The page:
Particles "an ideal tool for product authentication"

MagnifierThe use of tracer particles as unique identifiers for products is one of the most potent anti-counterfeit tools available, say Swiss researchers.

In a review article on the use of unique identifiable particles - published in the journal Powder Technology - the authors from ETH Zurich in Switzerland write that the technology could underpin a "global materials identification system" for products.

Such a system would not only enable the tracking of everyday products back to the original manufacturer and help uncover fraud and product adulteration, but would also "allow us to understand product usage cycles and pinpoint waste generators," they note.

Companies such as Polysecure, GenuineID, Sicpa and 3S have already started to introduce item-specific particle identifiers into the marketplace, with some organisations now using particles in much the same way as barcodes - to provide not only authentication but also give each marked item a unique identity.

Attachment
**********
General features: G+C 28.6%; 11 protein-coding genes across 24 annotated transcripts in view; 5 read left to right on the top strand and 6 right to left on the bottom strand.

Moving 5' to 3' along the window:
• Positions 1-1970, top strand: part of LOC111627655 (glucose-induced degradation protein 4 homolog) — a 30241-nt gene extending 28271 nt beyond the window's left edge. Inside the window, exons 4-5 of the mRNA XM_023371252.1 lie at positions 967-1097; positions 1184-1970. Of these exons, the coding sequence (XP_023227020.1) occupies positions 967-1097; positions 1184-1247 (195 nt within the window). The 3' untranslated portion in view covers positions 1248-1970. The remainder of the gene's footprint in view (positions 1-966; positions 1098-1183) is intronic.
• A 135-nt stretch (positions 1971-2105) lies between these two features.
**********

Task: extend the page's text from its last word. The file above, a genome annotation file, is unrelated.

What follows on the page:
The ideal tracer or taggant should be able to produce a large number of codes, and for most of the technologies in use - graphical (i.e. shape/colour), optical, chemical, DNA etc - this is not a limiting factor.

Detection limit is another crucial property as it influences the amount of material needed in a product and therefore costs, and ideally tracers should be inert and capable of being produced in large amounts with little effort, once again to keep costs per item down.

While use in applications such as food and pharmaceutical pose significant regulatory hurdles, tracer particles are ready for deployment in many markets including aerospace, automotive and the construction material industries "which have high stakes in promised guarantees and potential liability claims," according to the reviewers.

"With the ongoing globalization of product manufacturing and the increased complexity of material sourcing, it may be foreseen that methods for the tracing and tagging of materials and products will drastically increase in the years to come," they conclude.

Image courtesy of Shutterstock / Piotr Marcinski

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